Cook says Kosovo made case for European army

Click to follow
ROBIN COOK prepared the ground for closer European integration of defence yesterday, stressing the need for improved "rapid, flexible and mobile capacity" among member states.

The Foreign Secretary stressed that the Kosovo crisis had shown that Britain could make a "leading contribution" on the basis of building "new partnerships".

He told MPs during resumed debate on the Queen's Speech: "We must absorb the lessons of Kosovo and ensure that European armed forces have the rapid, flexible and mobile capacity necessary for crisis intervention.

"The European members of Nato should have the capacity to conduct crisis management where the Alliance as a whole is not engaged. And an increased capacity to contribute by Europe will be welcomed by America."

Mr Cook's remarks came as large gaps in Europe's defence capability were due to be exposed in a Western European Union audit report tomorrow.

The report, which could lead to demands for a big increase in European Union (EU) defence spending, will show that Europe needs more aircraft carriers and "heavy lift" freight planes to fulfil long-term plans for a European defence arm to carry out a policing role beyond its borders.

British defence ministers will today outlineplans to build a new aircraft carrier in Britain and the RAF is planning for new heavy lift aircraft.

The development of a European defence arm will move a step further with a meeting at Downing Street on Thursday of Tony Blair and Lionel Jospin, the French Prime Minister.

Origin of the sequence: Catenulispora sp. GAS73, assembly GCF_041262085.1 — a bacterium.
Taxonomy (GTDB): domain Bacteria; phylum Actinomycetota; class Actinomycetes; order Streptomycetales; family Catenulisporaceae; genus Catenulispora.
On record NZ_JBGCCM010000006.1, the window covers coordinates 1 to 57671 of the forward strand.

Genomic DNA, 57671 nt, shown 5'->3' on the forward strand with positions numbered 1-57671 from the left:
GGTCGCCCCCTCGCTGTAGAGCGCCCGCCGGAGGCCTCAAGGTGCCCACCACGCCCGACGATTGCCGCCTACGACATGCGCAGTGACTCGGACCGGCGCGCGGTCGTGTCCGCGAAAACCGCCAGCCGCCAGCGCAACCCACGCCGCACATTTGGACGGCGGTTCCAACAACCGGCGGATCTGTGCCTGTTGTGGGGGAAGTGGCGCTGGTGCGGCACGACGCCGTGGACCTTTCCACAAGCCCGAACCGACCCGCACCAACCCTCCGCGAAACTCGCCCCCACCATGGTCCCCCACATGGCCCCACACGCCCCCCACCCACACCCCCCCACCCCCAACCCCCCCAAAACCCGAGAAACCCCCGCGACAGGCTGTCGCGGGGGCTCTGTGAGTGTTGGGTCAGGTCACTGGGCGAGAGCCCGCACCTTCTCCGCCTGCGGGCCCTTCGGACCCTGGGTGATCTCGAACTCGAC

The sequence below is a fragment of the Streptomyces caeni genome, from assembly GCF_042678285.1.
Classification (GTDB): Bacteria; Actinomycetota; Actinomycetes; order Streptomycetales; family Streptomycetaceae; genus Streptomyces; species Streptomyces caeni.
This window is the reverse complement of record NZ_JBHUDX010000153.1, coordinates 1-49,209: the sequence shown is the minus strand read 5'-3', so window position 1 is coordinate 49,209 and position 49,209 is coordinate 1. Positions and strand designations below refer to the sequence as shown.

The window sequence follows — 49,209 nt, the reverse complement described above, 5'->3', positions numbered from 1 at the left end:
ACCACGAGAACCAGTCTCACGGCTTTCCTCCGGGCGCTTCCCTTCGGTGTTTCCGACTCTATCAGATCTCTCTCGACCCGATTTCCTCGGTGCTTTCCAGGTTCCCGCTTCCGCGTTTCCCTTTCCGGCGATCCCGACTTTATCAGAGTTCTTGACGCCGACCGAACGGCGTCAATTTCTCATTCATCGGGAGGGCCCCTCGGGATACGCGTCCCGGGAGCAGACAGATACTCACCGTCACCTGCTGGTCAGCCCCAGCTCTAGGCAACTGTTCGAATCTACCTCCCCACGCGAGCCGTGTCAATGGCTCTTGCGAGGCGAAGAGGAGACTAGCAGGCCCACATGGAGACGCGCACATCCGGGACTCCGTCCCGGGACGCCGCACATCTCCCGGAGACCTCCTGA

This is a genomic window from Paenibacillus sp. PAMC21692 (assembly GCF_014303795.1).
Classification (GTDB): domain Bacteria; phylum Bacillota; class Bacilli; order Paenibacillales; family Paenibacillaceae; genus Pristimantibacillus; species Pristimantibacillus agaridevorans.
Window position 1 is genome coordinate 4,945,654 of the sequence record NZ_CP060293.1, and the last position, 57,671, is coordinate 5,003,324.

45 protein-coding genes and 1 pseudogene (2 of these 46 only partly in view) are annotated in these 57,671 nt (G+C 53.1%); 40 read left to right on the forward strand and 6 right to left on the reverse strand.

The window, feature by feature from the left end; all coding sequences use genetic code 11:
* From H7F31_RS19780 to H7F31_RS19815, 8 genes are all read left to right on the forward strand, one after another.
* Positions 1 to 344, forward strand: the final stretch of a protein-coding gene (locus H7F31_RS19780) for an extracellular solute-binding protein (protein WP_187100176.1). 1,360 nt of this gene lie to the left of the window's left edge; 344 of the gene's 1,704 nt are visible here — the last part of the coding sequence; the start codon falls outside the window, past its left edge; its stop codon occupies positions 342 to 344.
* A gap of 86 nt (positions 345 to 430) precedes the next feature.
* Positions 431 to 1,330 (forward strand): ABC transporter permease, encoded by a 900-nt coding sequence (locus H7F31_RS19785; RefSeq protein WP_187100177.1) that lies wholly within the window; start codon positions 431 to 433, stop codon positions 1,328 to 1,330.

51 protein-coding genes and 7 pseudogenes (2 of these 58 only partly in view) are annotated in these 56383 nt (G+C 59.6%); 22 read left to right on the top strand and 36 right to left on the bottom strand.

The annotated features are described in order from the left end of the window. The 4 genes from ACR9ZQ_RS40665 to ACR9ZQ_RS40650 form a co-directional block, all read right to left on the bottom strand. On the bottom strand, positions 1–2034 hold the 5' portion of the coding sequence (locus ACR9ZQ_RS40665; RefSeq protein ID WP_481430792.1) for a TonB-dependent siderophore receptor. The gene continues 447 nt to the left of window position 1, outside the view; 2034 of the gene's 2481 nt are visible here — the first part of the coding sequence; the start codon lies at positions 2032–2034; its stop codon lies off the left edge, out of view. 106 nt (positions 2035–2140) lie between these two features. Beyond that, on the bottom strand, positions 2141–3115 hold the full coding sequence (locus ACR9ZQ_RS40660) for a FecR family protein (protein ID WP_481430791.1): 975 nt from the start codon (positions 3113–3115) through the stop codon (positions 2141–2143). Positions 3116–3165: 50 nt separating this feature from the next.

The EU Helsinki summit next month is expected to set up a new EU defence committee to oversee defence co-operation in Europe. Defence and foreign office sources said it would not be run by the Commission or Parliament; EU action will require unanimity by the 15 EU partners.

The sources also denied there was any intention to create a European standing army. They admitted there were doubts in the United States about the possibility of a hidden agenda to set up a rival to Nato. But, opening debate in the Commons, Mr Cook insisted: "Our security initiative is not about the defence of the continent. That remains squarely the responsibility of Nato."

The Foreign Secretary said that the appointment of Lord Robertson, the former defence secretary, as Secretary General of Nato, left the Government "even better placed to make sure that Europe and the North Atlantic Alliance work together for a free and secure Europe".

He added: "It is on the basis of our successful record of building new partnerships and strengthening old alliances that this Government is making Britain a leading player in Europe and a respected force for good around the world."

But, Iain Duncan Smith, the shadow secretary for defence, attacked the concept of a European defence arm as "fatally flawed". "The concept of a European army endangers our special relationship with Nato. This policy is not defence driven but driven by the political aspirations of the Prime Minister.

"This policy has been drawn up by the same people that gave us the Common Agricultural Policy. It is fundamentally flawed," he said.